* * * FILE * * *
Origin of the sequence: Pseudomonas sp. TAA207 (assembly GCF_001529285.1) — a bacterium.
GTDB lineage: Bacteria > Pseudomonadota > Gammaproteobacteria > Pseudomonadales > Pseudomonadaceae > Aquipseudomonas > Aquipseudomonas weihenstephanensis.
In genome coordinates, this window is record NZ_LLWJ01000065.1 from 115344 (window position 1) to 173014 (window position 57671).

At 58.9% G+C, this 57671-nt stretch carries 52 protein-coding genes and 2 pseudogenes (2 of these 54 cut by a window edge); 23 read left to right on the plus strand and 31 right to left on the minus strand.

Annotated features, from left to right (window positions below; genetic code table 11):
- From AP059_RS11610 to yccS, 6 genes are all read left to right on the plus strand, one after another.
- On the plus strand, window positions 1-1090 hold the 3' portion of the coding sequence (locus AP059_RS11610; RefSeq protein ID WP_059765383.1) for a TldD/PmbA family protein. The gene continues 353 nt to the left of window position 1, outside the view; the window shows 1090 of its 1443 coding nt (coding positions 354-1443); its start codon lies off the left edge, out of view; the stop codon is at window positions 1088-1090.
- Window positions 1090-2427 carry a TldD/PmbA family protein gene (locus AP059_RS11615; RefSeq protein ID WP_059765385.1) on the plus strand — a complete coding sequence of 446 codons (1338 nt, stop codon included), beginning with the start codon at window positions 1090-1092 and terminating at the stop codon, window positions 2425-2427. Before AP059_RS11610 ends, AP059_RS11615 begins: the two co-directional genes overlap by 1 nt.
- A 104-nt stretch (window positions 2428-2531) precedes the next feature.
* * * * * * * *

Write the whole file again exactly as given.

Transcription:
Origin of the sequence: Pseudomonas sp. TAA207 (assembly GCF_001529285.1) — a bacterium.
GTDB lineage: Bacteria > Pseudomonadota > Gammaproteobacteria > Pseudomonadales > Pseudomonadaceae > Aquipseudomonas > Aquipseudomonas weihenstephanensis.
In genome coordinates, this window is record NZ_LLWJ01000065.1 from 115344 (window position 1) to 173014 (window position 57671).

At 58.9% G+C, this 57671-nt stretch carries 52 protein-coding genes and 2 pseudogenes (2 of these 54 cut by a window edge); 23 read left to right on the plus strand and 31 right to left on the minus strand.

Annotated features, from left to right (window positions below; genetic code table 11):
- From AP059_RS11610 to yccS, 6 genes are all read left to right on the plus strand, one after another.
- On the plus strand, window positions 1-1090 hold the 3' portion of the coding sequence (locus AP059_RS11610; RefSeq protein ID WP_059765383.1) for a TldD/PmbA family protein. The gene continues 353 nt to the left of window position 1, outside the view; the window shows 1090 of its 1443 coding nt (coding positions 354-1443); its start codon lies off the left edge, out of view; the stop codon is at window positions 1088-1090.
- Window positions 1090-2427 carry a TldD/PmbA family protein gene (locus AP059_RS11615; RefSeq protein ID WP_059765385.1) on the plus strand — a complete coding sequence of 446 codons (1338 nt, stop codon included), beginning with the start codon at window positions 1090-1092 and terminating at the stop codon, window positions 2425-2427. Before AP059_RS11610 ends, AP059_RS11615 begins: the two co-directional genes overlap by 1 nt.
- A 104-nt stretch (window positions 2428-2531) precedes the next feature.